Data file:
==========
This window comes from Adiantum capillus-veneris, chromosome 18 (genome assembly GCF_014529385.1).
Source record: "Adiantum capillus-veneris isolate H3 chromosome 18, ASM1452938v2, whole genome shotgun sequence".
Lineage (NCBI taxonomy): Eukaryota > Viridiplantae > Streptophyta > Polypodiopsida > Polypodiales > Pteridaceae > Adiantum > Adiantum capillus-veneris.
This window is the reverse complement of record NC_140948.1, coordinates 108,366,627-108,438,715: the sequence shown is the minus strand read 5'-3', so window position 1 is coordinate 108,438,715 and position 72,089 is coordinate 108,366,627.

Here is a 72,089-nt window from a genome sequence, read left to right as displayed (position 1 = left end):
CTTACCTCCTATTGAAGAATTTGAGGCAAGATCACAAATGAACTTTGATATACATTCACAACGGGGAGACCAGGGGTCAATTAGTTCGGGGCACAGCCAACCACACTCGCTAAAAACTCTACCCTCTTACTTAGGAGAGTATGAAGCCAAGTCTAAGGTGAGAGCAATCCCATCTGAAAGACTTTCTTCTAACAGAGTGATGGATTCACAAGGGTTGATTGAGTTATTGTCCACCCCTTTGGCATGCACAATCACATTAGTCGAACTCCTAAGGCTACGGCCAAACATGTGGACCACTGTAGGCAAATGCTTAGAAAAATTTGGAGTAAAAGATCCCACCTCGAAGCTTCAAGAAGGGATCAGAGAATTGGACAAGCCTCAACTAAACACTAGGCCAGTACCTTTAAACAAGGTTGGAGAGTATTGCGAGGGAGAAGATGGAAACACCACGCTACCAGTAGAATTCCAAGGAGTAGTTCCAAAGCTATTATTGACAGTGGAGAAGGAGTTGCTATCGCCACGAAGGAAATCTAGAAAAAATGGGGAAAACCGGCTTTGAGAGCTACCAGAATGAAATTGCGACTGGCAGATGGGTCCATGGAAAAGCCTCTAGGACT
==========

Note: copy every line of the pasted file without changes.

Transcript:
This window comes from Adiantum capillus-veneris, chromosome 18 (genome assembly GCF_014529385.1).
Source record: "Adiantum capillus-veneris isolate H3 chromosome 18, ASM1452938v2, whole genome shotgun sequence".
Lineage (NCBI taxonomy): Eukaryota > Viridiplantae > Streptophyta > Polypodiopsida > Polypodiales > Pteridaceae > Adiantum > Adiantum capillus-veneris.
This window is the reverse complement of record NC_140948.1, coordinates 108,366,627-108,438,715: the sequence shown is the minus strand read 5'-3', so window position 1 is coordinate 108,438,715 and position 72,089 is coordinate 108,366,627.

Here is a 72,089-nt window from a genome sequence, read left to right as displayed (position 1 = left end):
CTTACCTCCTATTGAAGAATTTGAGGCAAGATCACAAATGAACTTTGATATACATTCACAACGGGGAGACCAGGGGTCAATTAGTTCGGGGCACAGCCAACCACACTCGCTAAAAACTCTACCCTCTTACTTAGGAGAGTATGAAGCCAAGTCTAAGGTGAGAGCAATCCCATCTGAAAGACTTTCTTCTAACAGAGTGATGGATTCACAAGGGTTGATTGAGTTATTGTCCACCCCTTTGGCATGCACAATCACATTAGTCGAACTCCTAAGGCTACGGCCAAACATGTGGACCACTGTAGGCAAATGCTTAGAAAAATTTGGAGTAAAAGATCCCACCTCGAAGCTTCAAGAAGGGATCAGAGAATTGGACAAGCCTCAACTAAACACTAGGCCAGTACCTTTAAACAAGGTTGGAGAGTATTGCGAGGGAGAAGATGGAAACACCACGCTACCAGTAGAATTCCAAGGAGTAGTTCCAAAGCTATTATTGACAGTGGAGAAGGAGTTGCTATCGCCACGAAGGAAATCTAGAAAAAATGGGGAAAACCGGCTTTGAGAGCTACCAGAATGAAATTGCGACTGGCAGATGGGTCCATGGAAAAGCCTCTAGGACT